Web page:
I can’t imagine who, other than the Cemaat and their Western retainers would hope to see FG rise.

  4. You may be right on all counts, but what puzzles and concerns me, admittedly an ill-informed American observer (but with Turkish friends), is why anyone who values secularism and freedom would not side with the Gulenists if taking sides may likely become necessary. (Yes, it’s fun for now to sit back and just watch Erdogan and Gulen maul and rip each other up in their current power struggle.) My point was simply that if the military or any other secular minded person who disdains political Islam and the repression it invariably brings with it in governance has to choose whom to back in this fight, the Gulenists seem to me to be the lesser of two evils. Yes, it would be nice for those of us who distrust and detest both sides to sit back and watch them destroy each other. But that rarely happens in real life. Instead, one side usually will eventually prevail and will likely emerge from that fight battle scarred more intolerant and repressive than ever before. Ask yourself this: If Erdogan and the AKP destroy or cow into silence the Gulenists, what do you think they will do to CHP and the secularist intelligentsia in Turkey afterwards? Would it not be wiser politically and otherwise for all those who fear Erdogan and his Islamists the most to join forces temporarily with the Gulenists now, before they themselves are eliminated or neutralized? I realize that many will need to hold their nostrils closed and to act very circumspectly whenever dealing with the Gulenists as allies, but one should not allow their political stench or past untrustworthiness to blind one to the need on occasion to choose the lesser of two evils in order to survive.

    • Only if you assume that the Gulenists really want something other than to control state power in Turkey are they a better choice. That’s not an assumption I share because I’ve heard too much for too long about his designs and the extent to which the organization’s infiltrated so much of the state apparatus and civil society institutions. If they hadn’t, this fight wouldn’t be happening now and extending through the courts, the police, the education apparatus …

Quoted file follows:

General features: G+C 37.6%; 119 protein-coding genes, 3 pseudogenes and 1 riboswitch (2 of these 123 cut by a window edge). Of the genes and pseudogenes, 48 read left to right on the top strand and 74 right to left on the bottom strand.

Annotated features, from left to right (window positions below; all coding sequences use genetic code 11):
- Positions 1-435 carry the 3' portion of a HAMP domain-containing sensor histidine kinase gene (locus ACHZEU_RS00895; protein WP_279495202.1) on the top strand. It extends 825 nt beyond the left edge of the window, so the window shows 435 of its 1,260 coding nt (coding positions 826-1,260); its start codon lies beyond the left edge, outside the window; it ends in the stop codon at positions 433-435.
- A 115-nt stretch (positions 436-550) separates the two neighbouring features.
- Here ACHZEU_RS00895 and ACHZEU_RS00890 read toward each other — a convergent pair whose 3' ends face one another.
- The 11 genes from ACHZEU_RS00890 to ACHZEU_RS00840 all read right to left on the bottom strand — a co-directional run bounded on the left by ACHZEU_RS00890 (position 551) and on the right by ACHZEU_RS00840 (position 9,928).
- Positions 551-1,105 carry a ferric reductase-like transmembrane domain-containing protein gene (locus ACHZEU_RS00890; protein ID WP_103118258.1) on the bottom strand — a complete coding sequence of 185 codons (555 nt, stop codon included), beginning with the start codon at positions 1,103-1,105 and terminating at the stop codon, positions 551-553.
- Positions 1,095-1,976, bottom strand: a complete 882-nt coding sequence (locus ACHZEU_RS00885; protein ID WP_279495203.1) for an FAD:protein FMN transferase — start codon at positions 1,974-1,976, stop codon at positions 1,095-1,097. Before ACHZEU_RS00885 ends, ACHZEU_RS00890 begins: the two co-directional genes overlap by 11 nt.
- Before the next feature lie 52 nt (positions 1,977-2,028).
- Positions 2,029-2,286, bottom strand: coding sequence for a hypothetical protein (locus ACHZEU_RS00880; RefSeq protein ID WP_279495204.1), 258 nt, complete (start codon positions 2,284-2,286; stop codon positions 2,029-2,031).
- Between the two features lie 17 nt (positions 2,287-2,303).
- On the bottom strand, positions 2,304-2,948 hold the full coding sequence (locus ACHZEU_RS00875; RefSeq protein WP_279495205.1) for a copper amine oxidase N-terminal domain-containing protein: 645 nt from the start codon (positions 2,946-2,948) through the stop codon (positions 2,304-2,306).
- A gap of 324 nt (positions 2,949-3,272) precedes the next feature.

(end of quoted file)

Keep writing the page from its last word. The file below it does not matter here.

Gulen’s spent millions selling himself through his various publications, the conferences he sponsors to praise himself, the legislators whose good will he purchases, the naive academics who are suckers for any tale of oppression (sloppy reading of Fanon and Said is endemic at least in the US and UK academy).

      But read what little of Sik and Sener you can find; ask Andrew Finkel how questioning prior restraint worked out for him at Today’s Zaman, do some background reading on Ergenekon and Balyoz, and then ask yoursel why in god’s name they’s be an improvement over the AKP gang that can’t shoot straight?

      (& no, that’s not to say that the Army tutelage regime was anything less than excessive at many points in its career, but those who would knee-jerk invoke that narrative for the CHP might try to explain how Kilicdaroglu fits it. He’s not your father’s CHP — unless you want to say “thy all go that way,” but that’s just about crossing the line to a racialist theory of the Turks’ incapacity for democratic government.)